Armas de Guerra ($13): I’m not quite sure how this Spanish red, made with the little-known mencia grape, ended up in a supermarket. But I’m glad it did. Its bitter cherry fruit and earthiness made it a terrific match for Mom’s legendary spaghetti and meatballs.

Giesen sauvignon blanc ($10): This New Zealand white was the best of a very mediocre wine list at an otherwise interesting restaurant. Not surprisingly, almost no one else was drinking wine. Don’t the people who run the place see the correlation? The Giesen had more than just grapefruit, with a little tropical in the middle. It was much better than I thought it would be.

Graphic courtesy of Ephemera, using a Creative Commons license

Wine of the week: Domaine de Pouy 2016

Forget the snide comments, and enjoy the Domaine de Pouy for the easy drinking value it delivers

Gascon wine, from the southwest of France, gets so little respect in the U.S. that a well known sommelier once asked me why I wasted my time with it. His loss, I suppose; witness the Domaine de Pouy.

One reason for this ambivalence is the ugni blanc grape, central to much Gascon wine. The Italians, who call the grape trebbiano, have not always done it. Hence, wines like the Domaine de Pouy ($10, purchased, 10.5%) are lumped into a category that they don’t deserve. It also doesn’t help that many Gascon wines use colombard, best known in this country for its role in poorly made, huge boxes of sweet wine.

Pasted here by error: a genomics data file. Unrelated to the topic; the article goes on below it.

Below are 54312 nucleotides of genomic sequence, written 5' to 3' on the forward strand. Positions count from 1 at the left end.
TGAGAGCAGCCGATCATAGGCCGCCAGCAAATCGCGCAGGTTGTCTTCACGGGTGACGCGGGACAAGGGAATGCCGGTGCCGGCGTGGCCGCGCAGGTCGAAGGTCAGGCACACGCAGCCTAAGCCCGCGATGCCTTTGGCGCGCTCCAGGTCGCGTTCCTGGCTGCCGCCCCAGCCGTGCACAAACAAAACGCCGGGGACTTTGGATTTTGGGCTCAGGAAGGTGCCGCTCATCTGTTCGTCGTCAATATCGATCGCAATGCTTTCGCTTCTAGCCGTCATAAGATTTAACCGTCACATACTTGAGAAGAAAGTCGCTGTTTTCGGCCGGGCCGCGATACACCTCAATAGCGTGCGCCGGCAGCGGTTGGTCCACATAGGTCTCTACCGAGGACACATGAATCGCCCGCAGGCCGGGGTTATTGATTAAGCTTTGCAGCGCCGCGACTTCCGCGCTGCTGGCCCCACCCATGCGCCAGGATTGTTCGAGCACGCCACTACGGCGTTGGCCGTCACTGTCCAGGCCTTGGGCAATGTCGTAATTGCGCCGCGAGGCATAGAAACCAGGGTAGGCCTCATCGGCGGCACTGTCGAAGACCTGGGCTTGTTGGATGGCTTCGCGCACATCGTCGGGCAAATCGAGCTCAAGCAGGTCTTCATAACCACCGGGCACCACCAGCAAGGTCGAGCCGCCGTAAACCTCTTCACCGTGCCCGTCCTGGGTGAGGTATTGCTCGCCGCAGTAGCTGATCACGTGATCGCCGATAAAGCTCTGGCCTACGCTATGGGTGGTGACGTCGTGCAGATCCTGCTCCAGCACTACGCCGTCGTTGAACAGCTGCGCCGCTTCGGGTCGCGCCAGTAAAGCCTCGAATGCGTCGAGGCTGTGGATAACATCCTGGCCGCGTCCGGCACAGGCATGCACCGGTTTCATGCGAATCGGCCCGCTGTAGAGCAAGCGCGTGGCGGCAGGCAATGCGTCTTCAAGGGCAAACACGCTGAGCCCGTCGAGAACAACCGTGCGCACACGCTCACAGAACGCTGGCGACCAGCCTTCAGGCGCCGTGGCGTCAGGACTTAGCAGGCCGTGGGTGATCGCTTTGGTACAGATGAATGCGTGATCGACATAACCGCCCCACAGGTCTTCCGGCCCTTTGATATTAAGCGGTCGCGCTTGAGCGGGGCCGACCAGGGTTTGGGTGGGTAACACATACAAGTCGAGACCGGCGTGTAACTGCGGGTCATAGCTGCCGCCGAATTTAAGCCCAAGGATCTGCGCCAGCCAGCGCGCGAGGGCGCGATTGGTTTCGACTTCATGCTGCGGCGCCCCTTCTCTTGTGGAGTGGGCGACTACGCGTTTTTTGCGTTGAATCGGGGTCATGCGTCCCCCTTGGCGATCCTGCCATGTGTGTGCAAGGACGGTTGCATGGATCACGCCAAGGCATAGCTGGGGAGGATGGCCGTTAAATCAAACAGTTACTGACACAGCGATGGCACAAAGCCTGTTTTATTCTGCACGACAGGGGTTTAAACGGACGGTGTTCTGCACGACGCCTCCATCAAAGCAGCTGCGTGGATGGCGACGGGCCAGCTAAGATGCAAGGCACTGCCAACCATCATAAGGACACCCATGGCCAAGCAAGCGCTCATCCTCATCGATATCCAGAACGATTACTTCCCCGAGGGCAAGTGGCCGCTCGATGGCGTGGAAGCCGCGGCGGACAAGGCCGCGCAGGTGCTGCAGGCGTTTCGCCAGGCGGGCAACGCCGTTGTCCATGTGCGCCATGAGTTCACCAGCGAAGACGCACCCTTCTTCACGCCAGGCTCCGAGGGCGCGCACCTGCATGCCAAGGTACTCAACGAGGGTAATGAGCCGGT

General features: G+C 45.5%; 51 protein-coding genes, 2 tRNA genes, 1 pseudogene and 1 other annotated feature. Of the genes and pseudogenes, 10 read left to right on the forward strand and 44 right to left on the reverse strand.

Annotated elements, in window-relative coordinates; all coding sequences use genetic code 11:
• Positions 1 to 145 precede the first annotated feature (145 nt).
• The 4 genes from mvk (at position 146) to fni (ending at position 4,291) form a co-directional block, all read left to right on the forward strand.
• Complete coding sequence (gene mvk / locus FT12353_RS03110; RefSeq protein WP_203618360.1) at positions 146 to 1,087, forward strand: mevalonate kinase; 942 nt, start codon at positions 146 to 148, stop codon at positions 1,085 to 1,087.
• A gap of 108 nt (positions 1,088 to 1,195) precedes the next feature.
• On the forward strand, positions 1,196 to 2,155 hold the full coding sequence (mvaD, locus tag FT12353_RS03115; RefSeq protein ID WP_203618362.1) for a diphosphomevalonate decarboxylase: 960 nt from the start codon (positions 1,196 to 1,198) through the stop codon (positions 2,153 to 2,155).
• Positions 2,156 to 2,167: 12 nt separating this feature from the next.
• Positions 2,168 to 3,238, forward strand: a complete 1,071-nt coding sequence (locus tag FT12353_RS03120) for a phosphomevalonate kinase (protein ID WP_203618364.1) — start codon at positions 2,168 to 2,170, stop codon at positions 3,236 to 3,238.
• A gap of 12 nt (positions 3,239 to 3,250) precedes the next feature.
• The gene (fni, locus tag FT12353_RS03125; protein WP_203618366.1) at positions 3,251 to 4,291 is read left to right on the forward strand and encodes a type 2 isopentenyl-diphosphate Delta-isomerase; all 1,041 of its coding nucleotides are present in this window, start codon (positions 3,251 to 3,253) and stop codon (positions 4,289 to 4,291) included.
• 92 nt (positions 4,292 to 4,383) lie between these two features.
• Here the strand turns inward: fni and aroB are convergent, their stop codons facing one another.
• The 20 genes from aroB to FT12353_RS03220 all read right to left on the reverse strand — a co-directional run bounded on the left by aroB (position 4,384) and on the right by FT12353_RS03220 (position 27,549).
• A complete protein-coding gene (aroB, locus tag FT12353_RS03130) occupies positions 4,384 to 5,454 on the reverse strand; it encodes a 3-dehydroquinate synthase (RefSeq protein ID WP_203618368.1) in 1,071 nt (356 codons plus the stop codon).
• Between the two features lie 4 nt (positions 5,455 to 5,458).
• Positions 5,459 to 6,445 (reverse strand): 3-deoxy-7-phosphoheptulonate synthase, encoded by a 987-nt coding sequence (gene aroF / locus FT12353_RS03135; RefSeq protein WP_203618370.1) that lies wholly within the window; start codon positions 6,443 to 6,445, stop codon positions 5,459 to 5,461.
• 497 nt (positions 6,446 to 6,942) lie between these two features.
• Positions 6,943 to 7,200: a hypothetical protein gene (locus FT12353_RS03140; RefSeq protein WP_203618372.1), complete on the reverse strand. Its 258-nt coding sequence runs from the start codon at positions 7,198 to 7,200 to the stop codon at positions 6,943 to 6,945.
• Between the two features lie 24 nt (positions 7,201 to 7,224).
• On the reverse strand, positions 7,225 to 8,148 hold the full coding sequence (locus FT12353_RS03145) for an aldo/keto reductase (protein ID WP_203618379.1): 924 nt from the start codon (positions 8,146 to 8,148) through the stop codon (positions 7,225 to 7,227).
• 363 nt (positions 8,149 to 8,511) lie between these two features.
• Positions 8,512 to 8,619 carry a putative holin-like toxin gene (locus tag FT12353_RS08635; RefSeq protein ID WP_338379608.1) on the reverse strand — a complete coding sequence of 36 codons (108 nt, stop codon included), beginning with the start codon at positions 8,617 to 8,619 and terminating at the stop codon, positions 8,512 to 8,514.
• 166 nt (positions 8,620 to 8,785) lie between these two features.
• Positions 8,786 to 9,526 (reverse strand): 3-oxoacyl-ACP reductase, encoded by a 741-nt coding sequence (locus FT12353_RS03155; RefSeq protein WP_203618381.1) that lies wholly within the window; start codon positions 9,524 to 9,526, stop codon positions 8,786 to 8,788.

But neither is a problem with Gascon wine, and I have tasted dozens. This vintage of the Domaine de Pouy is less citrusy (though still noticeably lemony), which I prefer. That means it’s less like sauvignon blanc and more like traditional Gascon wine, with that refreshing white grapiness and almost appley flavor.

Plus, at 10.5% alcohol, it gives new meaning to the phrase “easy to drink.” Chill this, drink it on its own or with any kind of salad or grilled vegetables, and enjoy.

Imported by Domaine Select

Wine of the week: Domaine de Pouy 2011

original-2811-1--domaine-de-pouy-ugni-blanc-franceThis Gascon white wine set me up for a 2013 Curmudgie. I saw it in the store, and immediately doubted whether it would be any good, and for no reason other than I was being stupid.

A guy I know at the store talked me into buying it, and the first thing I did the next time I saw him was to apologize for being so cranky. What ?s the most important rule in tasting wine? Drink it before you judge it.

The de Pouy ($10, purchased, 10.5% alcohol) is another amazingly fresh, almost grapey wine from Gascony, made with grapes used almost nowhere else in the world. It ?s one of many Gascon wines I ?ve praised over the past several years, many of which are in the 2013 $10 Hall of Fame.

What sets the de Pouy apart is a green apple sort of citrus note that balances everything and takes the wine where most $10 wines don ?t go. Yes, it ?s a simple wine, but the best simple wines, like this one, aren ?t overdone or insulting. That ?s what makes them interesting.

Highly recommended; chill it and drink on its own, or with almost any kind of food that isn ?t red meat, a cream sauce, or spaghetti. It should stay in the Hall as long as it costs $10 — and as long as I don ?t judge it before I drink it.